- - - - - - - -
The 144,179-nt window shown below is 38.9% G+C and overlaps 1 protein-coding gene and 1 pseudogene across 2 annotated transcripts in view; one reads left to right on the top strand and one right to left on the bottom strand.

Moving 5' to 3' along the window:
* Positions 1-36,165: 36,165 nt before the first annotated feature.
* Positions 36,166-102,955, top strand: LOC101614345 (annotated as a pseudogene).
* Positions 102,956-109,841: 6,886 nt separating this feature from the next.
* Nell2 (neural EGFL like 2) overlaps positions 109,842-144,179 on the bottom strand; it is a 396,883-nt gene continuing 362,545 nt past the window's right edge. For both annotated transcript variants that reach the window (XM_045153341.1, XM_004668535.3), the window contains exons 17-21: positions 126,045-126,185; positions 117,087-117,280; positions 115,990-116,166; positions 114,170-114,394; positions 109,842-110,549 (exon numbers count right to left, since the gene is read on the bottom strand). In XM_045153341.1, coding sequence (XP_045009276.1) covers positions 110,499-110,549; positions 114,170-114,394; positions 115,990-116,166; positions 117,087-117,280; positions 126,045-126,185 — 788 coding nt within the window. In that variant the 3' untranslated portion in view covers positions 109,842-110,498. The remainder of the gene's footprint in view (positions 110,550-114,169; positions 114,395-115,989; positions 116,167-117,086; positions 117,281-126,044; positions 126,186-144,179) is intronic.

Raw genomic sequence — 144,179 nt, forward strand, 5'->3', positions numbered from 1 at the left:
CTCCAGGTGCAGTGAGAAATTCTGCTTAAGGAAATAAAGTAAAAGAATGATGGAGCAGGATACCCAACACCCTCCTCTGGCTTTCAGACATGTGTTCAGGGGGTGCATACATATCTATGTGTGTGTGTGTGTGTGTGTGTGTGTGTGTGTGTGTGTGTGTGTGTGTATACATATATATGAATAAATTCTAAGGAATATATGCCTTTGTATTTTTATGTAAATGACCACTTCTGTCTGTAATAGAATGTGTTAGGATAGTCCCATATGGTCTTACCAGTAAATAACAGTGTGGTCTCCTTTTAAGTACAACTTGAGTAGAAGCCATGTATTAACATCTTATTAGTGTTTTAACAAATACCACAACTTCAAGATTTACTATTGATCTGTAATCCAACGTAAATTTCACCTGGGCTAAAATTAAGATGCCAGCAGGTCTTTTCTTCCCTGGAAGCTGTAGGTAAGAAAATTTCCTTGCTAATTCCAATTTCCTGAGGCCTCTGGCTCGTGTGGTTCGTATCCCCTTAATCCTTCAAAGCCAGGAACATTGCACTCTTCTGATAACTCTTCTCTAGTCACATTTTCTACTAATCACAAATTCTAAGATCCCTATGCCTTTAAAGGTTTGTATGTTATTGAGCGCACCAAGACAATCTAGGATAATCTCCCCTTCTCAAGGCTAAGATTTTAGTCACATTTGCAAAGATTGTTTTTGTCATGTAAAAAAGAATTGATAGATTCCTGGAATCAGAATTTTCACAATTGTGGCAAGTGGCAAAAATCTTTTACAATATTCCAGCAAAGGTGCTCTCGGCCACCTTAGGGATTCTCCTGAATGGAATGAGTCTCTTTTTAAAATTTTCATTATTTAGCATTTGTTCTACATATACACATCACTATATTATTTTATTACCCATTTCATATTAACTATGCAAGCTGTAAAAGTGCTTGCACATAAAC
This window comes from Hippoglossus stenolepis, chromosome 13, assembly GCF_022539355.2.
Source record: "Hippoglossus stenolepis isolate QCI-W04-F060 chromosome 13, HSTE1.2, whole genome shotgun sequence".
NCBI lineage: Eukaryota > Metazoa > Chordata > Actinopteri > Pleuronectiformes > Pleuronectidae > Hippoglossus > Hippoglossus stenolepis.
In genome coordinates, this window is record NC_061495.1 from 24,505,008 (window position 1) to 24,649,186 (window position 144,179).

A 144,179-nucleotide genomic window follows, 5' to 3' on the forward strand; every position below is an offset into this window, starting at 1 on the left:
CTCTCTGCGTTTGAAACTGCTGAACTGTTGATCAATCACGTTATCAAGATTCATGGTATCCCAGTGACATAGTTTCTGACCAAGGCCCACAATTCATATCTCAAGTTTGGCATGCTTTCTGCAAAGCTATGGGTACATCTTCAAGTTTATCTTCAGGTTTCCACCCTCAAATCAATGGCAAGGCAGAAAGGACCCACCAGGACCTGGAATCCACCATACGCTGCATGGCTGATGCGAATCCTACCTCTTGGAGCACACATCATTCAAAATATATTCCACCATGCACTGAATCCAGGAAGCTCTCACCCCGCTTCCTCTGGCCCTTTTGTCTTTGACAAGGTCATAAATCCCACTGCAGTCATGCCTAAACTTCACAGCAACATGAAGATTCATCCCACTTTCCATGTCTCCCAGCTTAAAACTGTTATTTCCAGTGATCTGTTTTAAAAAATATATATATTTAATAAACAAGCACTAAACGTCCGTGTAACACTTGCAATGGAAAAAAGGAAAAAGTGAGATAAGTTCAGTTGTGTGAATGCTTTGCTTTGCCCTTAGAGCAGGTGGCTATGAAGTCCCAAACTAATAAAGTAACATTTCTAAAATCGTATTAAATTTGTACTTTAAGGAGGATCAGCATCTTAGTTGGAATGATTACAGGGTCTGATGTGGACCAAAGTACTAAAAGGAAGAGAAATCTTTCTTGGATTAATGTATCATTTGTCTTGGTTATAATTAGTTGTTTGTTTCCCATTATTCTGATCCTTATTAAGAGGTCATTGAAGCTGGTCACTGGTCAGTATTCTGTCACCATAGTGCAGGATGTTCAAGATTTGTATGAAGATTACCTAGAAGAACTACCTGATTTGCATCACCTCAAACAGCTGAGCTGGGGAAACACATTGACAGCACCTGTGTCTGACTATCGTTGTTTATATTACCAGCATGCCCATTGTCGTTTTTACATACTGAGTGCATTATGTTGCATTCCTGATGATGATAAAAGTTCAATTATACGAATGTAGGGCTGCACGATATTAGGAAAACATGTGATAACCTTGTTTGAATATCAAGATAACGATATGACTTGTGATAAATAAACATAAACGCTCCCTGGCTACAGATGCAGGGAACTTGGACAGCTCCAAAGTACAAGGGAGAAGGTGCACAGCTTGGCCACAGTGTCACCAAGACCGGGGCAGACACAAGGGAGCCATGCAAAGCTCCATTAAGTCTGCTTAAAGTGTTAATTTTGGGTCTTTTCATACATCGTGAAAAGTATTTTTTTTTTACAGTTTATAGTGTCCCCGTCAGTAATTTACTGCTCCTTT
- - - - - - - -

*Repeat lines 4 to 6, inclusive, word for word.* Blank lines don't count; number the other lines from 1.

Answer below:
* Positions 36,166-102,955, top strand: LOC101614345 (annotated as a pseudogene).
* Positions 102,956-109,841: 6,886 nt separating this feature from the next.
* Nell2 (neural EGFL like 2) overlaps positions 109,842-144,179 on the bottom strand; it is a 396,883-nt gene continuing 362,545 nt past the window's right edge. For both annotated transcript variants that reach the window (XM_045153341.1, XM_004668535.3), the window contains exons 17-21: positions 126,045-126,185; positions 117,087-117,280; positions 115,990-116,166; positions 114,170-114,394; positions 109,842-110,549 (exon numbers count right to left, since the gene is read on the bottom strand). In XM_045153341.1, coding sequence (XP_045009276.1) covers positions 110,499-110,549; positions 114,170-114,394; positions 115,990-116,166; positions 117,087-117,280; positions 126,045-126,185 — 788 coding nt within the window. In that variant the 3' untranslated portion in view covers positions 109,842-110,498. The remainder of the gene's footprint in view (positions 110,550-114,169; positions 114,395-115,989; positions 116,167-117,086; positions 117,281-126,044; positions 126,186-144,179) is intronic.